Decentralized Graph Databases: Optimizing Relationships with Intermediate Nodes
First things first. A random image, so the page doesn’t look so boring.
Now :) I have recently been getting into this open source project called gunDB. It is a really cool decentralized graph database, that allow peer-to-peer streaming of data.
Because of this, I have been thinking about establishing some best practices when working with such databases. While this endeavor is primarily for my benefit, I though I would share it so that others might benefit, or perhaps just provide some food for thought… — after all, I’m just a passionate enthusiast trying to make sense of it all!
Over the coming weeks I plan on publishing a couple of stories with whatever insights I discover. 🕵️ I’d love your company, hit that follow button and all that jazz 🎷, otherwise — happy reading!
OKAY ! Now that the disclaimers are out of the way — let’s dive in!
Very quickly about gun
If the words node, edge, graph database or perhaps even gunDB is something you are familiar with, feel free to skip ahead… Otherwise I think it would be handy, to just do a speed run of what gun and graph databases are.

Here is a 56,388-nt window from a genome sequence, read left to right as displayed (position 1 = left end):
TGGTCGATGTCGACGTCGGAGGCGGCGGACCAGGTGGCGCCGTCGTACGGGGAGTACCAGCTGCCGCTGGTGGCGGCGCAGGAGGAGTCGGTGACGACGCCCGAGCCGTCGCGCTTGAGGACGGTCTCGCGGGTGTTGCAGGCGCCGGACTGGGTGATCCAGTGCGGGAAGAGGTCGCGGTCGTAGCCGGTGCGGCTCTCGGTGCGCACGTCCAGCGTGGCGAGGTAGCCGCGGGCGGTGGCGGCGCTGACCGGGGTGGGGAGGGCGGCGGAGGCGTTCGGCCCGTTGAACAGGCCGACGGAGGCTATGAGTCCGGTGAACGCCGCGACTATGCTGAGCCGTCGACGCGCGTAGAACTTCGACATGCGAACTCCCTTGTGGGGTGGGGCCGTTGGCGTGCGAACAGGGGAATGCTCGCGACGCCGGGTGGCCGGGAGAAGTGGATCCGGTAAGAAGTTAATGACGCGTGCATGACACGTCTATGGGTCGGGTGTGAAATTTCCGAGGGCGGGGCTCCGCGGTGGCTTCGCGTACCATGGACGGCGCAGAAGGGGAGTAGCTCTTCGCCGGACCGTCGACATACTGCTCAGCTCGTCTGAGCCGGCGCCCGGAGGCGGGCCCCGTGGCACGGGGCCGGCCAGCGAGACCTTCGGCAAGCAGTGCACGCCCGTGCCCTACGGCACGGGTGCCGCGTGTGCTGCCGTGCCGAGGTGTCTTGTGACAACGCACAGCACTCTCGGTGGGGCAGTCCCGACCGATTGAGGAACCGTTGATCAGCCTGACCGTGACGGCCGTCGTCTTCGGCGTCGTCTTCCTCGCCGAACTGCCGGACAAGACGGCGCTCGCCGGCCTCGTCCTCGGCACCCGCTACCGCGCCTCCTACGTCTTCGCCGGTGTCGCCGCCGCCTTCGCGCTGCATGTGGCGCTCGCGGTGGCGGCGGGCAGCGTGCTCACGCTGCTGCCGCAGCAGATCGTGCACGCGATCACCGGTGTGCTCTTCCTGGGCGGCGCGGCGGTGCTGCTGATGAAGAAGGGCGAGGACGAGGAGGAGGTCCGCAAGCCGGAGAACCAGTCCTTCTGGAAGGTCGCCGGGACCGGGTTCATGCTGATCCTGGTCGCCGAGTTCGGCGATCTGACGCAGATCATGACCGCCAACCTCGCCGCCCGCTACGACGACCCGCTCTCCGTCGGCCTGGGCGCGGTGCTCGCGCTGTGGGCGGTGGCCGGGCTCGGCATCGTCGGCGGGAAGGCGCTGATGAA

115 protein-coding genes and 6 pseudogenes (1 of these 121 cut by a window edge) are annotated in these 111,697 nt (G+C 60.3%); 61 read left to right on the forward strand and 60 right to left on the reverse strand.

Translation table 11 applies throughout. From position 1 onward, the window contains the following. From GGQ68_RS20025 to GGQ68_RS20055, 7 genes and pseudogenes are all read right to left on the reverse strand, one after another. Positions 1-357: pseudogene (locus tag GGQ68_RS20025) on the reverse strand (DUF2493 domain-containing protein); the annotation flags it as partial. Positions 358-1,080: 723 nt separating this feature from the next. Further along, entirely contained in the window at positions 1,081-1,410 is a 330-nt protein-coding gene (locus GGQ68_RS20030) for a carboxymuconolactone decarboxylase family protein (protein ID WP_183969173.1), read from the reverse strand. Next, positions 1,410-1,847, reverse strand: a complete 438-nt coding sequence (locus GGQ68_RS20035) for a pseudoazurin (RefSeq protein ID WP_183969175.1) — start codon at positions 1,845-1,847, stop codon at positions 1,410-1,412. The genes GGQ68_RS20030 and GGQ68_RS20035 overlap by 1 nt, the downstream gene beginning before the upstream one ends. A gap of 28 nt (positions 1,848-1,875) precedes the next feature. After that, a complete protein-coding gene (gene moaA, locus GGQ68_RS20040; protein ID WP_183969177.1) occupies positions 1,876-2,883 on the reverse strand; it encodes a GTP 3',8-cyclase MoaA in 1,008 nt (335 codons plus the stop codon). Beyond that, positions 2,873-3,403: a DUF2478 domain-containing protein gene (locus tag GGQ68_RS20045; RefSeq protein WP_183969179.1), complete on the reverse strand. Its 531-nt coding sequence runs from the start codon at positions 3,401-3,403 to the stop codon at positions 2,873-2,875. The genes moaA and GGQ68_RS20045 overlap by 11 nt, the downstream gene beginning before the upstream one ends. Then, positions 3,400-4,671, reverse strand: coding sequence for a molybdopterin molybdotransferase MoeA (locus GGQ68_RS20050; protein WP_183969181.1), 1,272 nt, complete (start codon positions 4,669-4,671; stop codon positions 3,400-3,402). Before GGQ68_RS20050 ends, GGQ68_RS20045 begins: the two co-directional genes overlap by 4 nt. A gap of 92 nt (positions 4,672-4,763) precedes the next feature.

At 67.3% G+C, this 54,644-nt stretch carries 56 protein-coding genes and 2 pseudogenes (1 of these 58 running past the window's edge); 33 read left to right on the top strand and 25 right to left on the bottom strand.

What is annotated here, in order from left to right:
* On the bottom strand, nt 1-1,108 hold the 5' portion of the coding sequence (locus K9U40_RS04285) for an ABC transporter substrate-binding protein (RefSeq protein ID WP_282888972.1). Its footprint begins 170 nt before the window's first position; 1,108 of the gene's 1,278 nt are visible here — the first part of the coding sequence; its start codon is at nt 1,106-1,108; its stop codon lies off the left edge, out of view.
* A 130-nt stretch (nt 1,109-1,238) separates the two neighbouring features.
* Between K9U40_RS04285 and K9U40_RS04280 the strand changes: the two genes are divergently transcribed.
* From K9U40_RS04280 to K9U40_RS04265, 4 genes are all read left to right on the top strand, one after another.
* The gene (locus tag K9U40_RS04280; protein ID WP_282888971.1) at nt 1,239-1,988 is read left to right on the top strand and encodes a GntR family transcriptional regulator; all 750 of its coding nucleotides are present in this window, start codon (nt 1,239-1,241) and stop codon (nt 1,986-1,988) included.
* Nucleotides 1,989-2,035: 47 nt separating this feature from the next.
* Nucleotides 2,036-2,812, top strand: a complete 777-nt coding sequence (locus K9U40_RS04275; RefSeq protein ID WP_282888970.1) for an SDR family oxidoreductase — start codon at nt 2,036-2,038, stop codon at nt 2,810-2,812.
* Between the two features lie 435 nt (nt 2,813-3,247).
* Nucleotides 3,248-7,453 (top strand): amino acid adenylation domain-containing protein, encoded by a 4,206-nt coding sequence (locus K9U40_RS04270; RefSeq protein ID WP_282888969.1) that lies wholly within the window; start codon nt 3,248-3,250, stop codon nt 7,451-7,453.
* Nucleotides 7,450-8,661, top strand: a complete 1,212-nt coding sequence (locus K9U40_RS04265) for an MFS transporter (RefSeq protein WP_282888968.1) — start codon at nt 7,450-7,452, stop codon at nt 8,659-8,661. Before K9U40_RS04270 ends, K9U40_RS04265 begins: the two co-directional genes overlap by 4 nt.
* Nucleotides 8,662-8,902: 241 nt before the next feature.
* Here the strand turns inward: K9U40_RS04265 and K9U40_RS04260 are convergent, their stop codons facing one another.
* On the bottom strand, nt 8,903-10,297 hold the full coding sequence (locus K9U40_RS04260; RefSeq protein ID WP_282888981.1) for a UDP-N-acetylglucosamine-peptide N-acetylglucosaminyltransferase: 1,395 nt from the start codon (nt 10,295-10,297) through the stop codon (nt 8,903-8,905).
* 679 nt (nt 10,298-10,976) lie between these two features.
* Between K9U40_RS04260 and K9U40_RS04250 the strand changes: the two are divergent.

Normally you might image a database like a big table or spread-sheet with a bunch of data in it. What we are talking about here is a bit different. In Gun data is structured in nodes that are linked together.
Imagine modeling car dealerships (because cars are the go-to example 🚗). You’d have a list of companies, each with details about their facilities, staff, and the cars they stock. Each car node might carry information about its seat count and motor size.
In a graph database each company, facility, staff, and car becomes a separate node, interconnected for easy reference. The nodes could then reference each other. Your car node would have an ID, say “car001” and then the car-dealer could reference the car by that ID.
Graph databases, like Gun, thrive on flexible node navigation. A well-structured setup enhances usability. A bad structure will be hard to work with. The main idea of graph databases is that you can jump around between…